Heading into its 2Q19 report yesterday, expectations for
semiconductor equipment company Lam Research (LRCX 158.42, +19.09, +13.70%) were quite muted. Of
course, the reason for that is related to a well-known slowdown occurring in
the semiconductor and memory space. When Micron (MU) sharply cut its quarterly
guidance on December 18, followed by Samsung (SSNLF) doing the same on January
8, it confirmed investors' escalating concerns that the industry has already
reached peak earnings potential.
Better-Than-Feared, But Outlook Dims
Given that both Samsung and MU are 10%+ customers of LRCX, it seemed all but certain that the company's quarterly results and guidance would be bleak. So when LRCX delivered a surprise bottom line beat ($3.87 vs. $3.68), coupled with in-line guidance for Q3, investors were pleasantly surprised by the better-then-feared report. On top of that, the company announced a new $5.0 bln stock buyback program, helping to insulate its earnings per share from a deteriorating memory market. Hence, why the stock is enjoying a 14% pop today.
However, whether this bullish sentiment has staying power is questionable; the market dynamics facing LRCX remain challenging. During its earnings call last night, management stated that based on interactions with its customers, it expects this downturn in the wafer fab equipment and memory industries to extend throughout 2019. That is in contrast to what both MU and Samsung stated a few weeks ago. At the time, those companies said they expected conditions to improve in 2H19. Perhaps LRCX is simply taking a more cautious approach to its expectations this year, but the differing outlook certainly caught our attention.
When main LRCX competitor Applied Materials (AMAT) issues its Q4 report in mid-February, it will be interesting to see whether it concurs with LRCX or instead sees a thawing in conditions later this year. On that note, while not a direct competitor of LRCX's, semiconductor testing equipment company Teradyne (TER) commented during its earnings call this morning that it expects a soft SoC (System on Chip) market in 2019.
Market Share Gains & Cost Management
On the positive side, LRCX did an admirable job in terms of executing its growth strategy and managing costs. Toward the former project, the company has been focused on driving market share gains through its strong position in etch and deposition processes. In simple terms, etch processes chemically remove layers from the surface of a wafer during manufacturing. In doing so, the process creates chip features and precisely shapes electrical components like transistors. Furthermore, etch provides insulations that protect the wafer. Deposition, meanwhile, is any process that grows, coats, or transfers a material onto the wafer.
The company stated that during the quarter it gained momentum in both DRAM and NAND, including through new application wins, particularly in the area of high aspect ratio etch. Over the past several quarters, the company has been significantly investing in R&D to drive innovation and improve its capabilities in etch. Those investments seem to be paying off, and the company believes that its focus on etch and deposition technology positions it well for longer-term growth.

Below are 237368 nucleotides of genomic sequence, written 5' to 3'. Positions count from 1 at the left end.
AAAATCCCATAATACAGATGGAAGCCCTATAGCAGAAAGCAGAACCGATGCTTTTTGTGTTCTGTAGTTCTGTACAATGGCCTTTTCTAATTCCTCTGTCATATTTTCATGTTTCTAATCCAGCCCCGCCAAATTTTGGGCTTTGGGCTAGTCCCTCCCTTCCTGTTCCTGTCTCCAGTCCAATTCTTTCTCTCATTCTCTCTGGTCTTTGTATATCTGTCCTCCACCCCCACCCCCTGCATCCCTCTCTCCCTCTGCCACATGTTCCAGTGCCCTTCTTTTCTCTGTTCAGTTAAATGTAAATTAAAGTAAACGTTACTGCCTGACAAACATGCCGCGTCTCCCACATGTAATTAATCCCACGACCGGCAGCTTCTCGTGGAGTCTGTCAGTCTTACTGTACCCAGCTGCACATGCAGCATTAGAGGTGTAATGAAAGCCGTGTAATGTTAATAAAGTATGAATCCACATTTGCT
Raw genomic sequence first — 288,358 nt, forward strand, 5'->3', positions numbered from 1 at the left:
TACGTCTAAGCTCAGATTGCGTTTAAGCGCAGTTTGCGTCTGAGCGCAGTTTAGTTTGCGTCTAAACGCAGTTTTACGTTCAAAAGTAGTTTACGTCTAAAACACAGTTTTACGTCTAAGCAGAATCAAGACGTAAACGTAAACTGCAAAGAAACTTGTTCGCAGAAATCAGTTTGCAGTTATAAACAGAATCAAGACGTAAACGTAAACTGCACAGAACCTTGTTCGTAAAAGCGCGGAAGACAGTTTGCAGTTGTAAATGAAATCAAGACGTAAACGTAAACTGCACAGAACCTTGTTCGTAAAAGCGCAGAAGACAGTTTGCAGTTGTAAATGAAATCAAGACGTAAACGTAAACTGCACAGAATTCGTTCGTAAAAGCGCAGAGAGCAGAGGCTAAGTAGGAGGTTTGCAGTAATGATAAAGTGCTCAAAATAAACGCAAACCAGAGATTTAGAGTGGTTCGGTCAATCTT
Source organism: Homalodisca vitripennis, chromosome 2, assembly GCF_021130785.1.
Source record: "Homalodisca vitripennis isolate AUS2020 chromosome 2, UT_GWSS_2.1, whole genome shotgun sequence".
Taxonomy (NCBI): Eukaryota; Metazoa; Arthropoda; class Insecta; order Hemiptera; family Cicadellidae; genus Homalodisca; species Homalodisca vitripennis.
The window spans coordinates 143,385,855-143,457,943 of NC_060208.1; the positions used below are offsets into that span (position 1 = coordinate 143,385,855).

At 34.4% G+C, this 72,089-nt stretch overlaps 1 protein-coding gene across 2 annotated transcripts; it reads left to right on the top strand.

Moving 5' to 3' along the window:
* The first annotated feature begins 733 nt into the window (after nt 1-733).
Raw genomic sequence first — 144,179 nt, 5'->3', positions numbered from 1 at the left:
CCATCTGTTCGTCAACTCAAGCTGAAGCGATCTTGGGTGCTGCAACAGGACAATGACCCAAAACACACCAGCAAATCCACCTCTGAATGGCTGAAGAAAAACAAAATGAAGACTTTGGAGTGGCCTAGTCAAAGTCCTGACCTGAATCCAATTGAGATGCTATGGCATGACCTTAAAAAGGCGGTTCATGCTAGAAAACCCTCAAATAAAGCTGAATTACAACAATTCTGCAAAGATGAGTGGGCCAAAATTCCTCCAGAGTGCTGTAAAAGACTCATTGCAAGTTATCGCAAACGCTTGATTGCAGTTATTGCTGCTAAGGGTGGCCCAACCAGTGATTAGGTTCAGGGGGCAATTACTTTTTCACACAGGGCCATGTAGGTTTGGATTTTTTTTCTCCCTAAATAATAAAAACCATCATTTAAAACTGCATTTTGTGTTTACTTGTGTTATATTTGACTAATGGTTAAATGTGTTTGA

With regard to cost management, the company’s operating expenses as a percentage of revenue actually declined to 27.4% from 28.6% in the year ago period -- even though revenue fell by 2%. Consequently, its operating margin expanded by 180 basis points to 28.8%. This came in above LRCX's expectation for operating income as a percentage of revenue of 27.5%, provided in its Q1 earnings report.
Market Recovery Delayed?
The main story here is the aforementioned contradicting remarks LRCX made about the memory market for 2019. Adding to the concerns, this morning, South Korean company SK Hynix (HXSCL), which is another major customer of LRCX (and the world's second largest memory chip maker), reported that its Q4 revenue fell by 13%, leading to its first profit decline in two years. Its woes stem more directly from the weakening Chinese economy, as about a third of its revenue is generated from that country, as opposed to 15% for LRCX.
From a global perspective, LRCX is now forecasting wafer fab equipment spending to be down in the mid-to-high teens range for 2019. This deceleration is expected to mainly come from a contraction in DRAM production as manufacturers make adjustments to capacity. Overall, LRCX expects that DRAM supply will decline in the mid-teens as we exit 2019. The weak conditions figure to be an ongoing drag on Micron, Samsung, and Hynix, as the largest DRAM producers in the world, going forward. As for LRCX, DRAM represents about a quarter of total system revenue.
Additionally, according to LRCX, the 2019 outlook for NAND (55% of system revenue) doesn't look much brighter, describing the year as a "solid long-term set up" as bit growth rate decelerates throughout the year.
In our opinion, the key takeaway from LRCX's quarterly report, guidance, and commentary is this: By managing its costs, the company is executing well in a very challenging environment, and it is actively supporting its stock and shareholders via its substantial buyback program, speaking to its confidence in its longer-term prospects, but market fundamentals are quite dim, with no reprieve expected any time soon. Therefore, it becomes difficult to pinpoint any meaningful near-term catalyst for the stock that could translate into a sustained upward move.
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